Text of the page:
3. All household connections were metered: Rules were simplified to encourage people to opt for household connections. Pipes were laid to connect most households, and individual meters were installed at each house. The Punjab government has agreed to finance the installation of water meters in the first 100 villages on a pilot basis and the project is going to finance more based on the demand.
  4. Consumers pay as they use: Meter readings were taken every month in a transparent manner by the operator (and the cashier) in the presence of the consumer. The metered connections not only helped reduce the amount of water used by households, but also benefited the poor as they generally used less water than more prosperous households. By contrast, under the flat rate method, both the prosperous and poor households paid the same amount regardless of the quantity of water they consumed.
  5. O&M costs are met in full: Water tariffs were devised by village water and sanitation committees to cover the system's O&M costs in full. Volumetric charges covered the salaries of the operator and cashier, electricity charges for pumping water, as well as for minor repairs and maintenance. Committees were authorized to revise their water tariffs depending on their actual expenditures.
  6. Village committees are responsible: Village committees maintain the accounts, raise and collect bills, hold non-payers accountable, supervise and manage the pump operator, ensure that electricity bills are paid on time and, last but not least, sensitize the people on the need and importance of water conservation.

24/7 Water supply

Round-the-clock provision of water was piloted in villages where all households had installed metered connections and opted for the scheme. Tariffs were fixed by the village water committee.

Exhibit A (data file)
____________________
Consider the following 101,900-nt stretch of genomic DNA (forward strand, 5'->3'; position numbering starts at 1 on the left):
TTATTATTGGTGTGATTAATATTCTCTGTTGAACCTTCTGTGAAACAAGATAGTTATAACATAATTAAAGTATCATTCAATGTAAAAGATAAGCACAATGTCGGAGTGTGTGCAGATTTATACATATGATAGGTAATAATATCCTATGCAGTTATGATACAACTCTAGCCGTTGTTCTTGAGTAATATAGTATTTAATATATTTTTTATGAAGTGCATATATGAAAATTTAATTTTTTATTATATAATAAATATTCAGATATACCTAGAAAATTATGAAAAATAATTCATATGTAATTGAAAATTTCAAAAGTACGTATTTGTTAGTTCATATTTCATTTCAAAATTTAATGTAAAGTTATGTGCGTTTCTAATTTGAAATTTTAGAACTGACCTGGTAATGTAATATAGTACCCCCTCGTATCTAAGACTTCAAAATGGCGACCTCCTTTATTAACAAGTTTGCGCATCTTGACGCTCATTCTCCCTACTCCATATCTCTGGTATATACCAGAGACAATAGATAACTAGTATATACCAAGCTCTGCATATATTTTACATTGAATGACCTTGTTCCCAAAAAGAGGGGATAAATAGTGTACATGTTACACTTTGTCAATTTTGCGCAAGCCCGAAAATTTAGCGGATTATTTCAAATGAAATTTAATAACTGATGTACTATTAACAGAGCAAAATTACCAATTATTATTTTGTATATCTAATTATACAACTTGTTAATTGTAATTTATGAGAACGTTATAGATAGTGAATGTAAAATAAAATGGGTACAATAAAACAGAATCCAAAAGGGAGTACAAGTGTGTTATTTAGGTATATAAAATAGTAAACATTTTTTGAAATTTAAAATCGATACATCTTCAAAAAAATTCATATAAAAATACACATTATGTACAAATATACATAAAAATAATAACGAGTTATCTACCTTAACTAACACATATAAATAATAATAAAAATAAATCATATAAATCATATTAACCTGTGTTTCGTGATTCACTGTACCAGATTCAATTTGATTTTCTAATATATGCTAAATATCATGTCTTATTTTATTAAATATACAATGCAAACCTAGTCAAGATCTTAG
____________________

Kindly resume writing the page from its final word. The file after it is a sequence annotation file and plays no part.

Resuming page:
Complaint Redressal System

Since a large number of Punjab’s villages lie in remote areas, a unique complaint redressal system was devised. In November 2009, a Shikayat Nivaran Kendra was established where rural consumers could call a 24/7 toll free number or register their complaints online, track progress, and request services.

To ensure impartiality, the work was outsourced to an independent agency. Every official is now connected to the online system through telephone, email, and SMS and can monitor complaints directly. The time that should normally be taken to address some typical complaints was spelt out and, if a complaint is not rectified within this period, it is forwarded to a senior officer. Complaints are not closed until the customer is satisfied.

Progress is reviewed on a day-to-day basis at the highest levels, i.e. by the Secretary to the Government of Punjab’s Water Supply and Sanitation Department, enabling the administration to initiate remedial measures for common problems to avoid their recurrence in the future.

Concurrent Audit

Providing communities with funds in advance to implement construction works posed a risk. Considering the short implementation period for most of the contracts (6-9 months), several earlier projects had opted for a single audit after the scheme was completed. However, in many cases, it became difficult to resolve audit objections once the scheme had been completed.